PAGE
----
Today, April 12, is Equal Pay Day in the U.S. It's a day we set aside to acknowledge that pay inequality persists, here and everywhere, and it matters. Women in the U.S. earn, on average, 79 cents for every dollar earned by men; women of color earn even less, about 60 cents, on average to a man's dollar.
What's worse: The pay gap hits those who earn the least the hardest.
Take golf caddies, for example, who are mostly men. They earn an average $17 an hour. Compare that to caregivers, a job mostly done by women, who earn an average of $9 an hour. The discrepancy illustrates both a central problem with the way that we value labor and a damaging blindness to the value of the care economy.
The reality of the "male breadwinner" is long gone, but it has not been replaced by a viable alternative. Contemporary economies need both men and women to work, but employment is often designed as if there were no responsibilities at home. With women now heading more than 15.2 million households in the U.S., the pay gap puts them in a bind. Because they're paid less, they must work longer hours to net the same income, but demands at home often mean they must work fewer hours than their male counterparts.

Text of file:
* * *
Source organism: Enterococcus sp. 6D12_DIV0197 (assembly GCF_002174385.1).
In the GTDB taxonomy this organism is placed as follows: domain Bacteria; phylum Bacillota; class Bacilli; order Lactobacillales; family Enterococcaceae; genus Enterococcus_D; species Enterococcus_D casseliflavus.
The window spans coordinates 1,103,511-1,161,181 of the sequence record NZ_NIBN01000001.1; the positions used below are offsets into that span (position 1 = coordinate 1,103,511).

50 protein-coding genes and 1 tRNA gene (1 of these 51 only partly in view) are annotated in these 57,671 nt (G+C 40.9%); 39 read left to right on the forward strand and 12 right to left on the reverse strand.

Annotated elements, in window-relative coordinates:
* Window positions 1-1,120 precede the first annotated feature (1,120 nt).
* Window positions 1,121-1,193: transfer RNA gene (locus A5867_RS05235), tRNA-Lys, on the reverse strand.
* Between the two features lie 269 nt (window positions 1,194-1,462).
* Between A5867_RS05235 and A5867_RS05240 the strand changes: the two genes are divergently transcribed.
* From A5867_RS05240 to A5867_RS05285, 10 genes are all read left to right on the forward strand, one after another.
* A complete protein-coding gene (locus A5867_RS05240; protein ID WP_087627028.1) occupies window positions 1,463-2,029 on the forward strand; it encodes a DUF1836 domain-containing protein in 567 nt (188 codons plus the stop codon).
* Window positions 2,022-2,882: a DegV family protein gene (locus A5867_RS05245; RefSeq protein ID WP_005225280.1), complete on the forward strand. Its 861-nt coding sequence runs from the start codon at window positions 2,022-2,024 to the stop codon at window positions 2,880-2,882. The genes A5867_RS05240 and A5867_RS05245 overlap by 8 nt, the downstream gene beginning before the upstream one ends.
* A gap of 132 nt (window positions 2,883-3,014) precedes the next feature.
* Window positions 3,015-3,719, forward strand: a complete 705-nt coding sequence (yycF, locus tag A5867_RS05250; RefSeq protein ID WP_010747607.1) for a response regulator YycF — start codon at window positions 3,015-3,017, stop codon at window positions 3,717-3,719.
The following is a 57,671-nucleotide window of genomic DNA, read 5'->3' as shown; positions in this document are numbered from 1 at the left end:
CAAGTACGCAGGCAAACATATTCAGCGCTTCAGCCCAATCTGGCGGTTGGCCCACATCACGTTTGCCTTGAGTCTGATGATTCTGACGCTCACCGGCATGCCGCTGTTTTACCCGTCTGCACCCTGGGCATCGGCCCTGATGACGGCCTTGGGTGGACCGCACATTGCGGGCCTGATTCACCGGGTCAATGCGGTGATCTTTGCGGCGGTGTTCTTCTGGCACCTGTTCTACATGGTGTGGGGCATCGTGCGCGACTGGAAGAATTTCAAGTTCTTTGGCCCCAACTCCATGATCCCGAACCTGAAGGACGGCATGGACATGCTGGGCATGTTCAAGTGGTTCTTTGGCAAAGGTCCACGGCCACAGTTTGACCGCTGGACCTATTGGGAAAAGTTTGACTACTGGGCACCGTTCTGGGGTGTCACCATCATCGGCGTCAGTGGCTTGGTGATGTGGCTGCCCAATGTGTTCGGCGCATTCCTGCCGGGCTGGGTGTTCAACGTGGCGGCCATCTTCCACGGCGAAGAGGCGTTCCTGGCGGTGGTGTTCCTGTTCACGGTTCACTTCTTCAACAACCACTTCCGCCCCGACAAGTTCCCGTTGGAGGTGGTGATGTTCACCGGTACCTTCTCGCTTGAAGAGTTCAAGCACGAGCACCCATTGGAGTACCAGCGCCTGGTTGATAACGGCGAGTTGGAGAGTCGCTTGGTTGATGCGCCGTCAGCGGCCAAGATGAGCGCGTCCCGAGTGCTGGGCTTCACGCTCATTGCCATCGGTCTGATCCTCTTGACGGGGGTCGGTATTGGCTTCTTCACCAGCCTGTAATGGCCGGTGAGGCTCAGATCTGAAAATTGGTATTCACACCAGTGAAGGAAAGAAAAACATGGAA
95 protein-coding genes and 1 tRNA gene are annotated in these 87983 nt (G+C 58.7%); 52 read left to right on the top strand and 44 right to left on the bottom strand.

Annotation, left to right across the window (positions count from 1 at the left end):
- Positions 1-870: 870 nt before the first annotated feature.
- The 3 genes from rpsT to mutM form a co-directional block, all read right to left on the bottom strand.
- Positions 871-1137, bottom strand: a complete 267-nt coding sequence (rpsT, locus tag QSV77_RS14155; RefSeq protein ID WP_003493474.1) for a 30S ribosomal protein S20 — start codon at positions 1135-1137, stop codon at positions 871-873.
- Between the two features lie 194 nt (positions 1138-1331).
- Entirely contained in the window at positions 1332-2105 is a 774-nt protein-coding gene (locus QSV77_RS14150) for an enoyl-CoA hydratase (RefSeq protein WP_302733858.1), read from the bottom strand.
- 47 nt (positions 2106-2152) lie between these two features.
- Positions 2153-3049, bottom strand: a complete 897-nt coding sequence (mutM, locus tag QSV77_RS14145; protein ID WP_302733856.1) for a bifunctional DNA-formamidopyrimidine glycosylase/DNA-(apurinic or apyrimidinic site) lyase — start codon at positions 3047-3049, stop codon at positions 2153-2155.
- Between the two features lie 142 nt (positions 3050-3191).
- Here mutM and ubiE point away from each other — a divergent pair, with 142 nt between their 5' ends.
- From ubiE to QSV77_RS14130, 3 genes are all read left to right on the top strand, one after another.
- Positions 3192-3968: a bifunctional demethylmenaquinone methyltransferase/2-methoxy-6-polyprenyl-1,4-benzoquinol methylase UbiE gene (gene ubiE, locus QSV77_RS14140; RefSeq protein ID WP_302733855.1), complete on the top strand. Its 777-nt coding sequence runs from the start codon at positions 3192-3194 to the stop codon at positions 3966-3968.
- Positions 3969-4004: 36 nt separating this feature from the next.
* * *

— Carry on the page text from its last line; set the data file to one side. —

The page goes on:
For women who can afford it, the solution is to hire someone (often a woman) to help with childcare and running the household. But who cares for the carers?
In the U.S., women hold two-thirds of the jobs in the lowest paying professions. They're domestic workers, cleaners, and caregivers (both for children and the elderly)—jobs that are critical to the functioning of our economy, but are unrecognized as such and hugely undervalued. Undervaluing these women's contributions to society reinforces the gender pay gap by entrenching them in low paid work and limiting their opportunities advancement.
Last month UN Women issued a "Call to Action" on closing the gender pay gap, working with key stakeholders to develop an international coalition that will bring urgent progress on equal pay. In addition, addressing the care economy and reducing gender pay gaps are two of six target issues for the newly formed UN Secretary-General's High Level Panel on Women's Economic Empowerment. This panel includes thought leaders from a spectrum of influence, from the IMF and World Bank to trade unions and civil society, who are confronting the largest obstacles to economic empowerment facing low-income, disadvantaged, and marginalized women. These are very real barriers, and for us to make progress on some of the most intractable issues facing women's empowerment, they have to go.
Phumzile Mlambo-Ngcuka is the UN Under-Secretary-General and Executive Director of UN Women.
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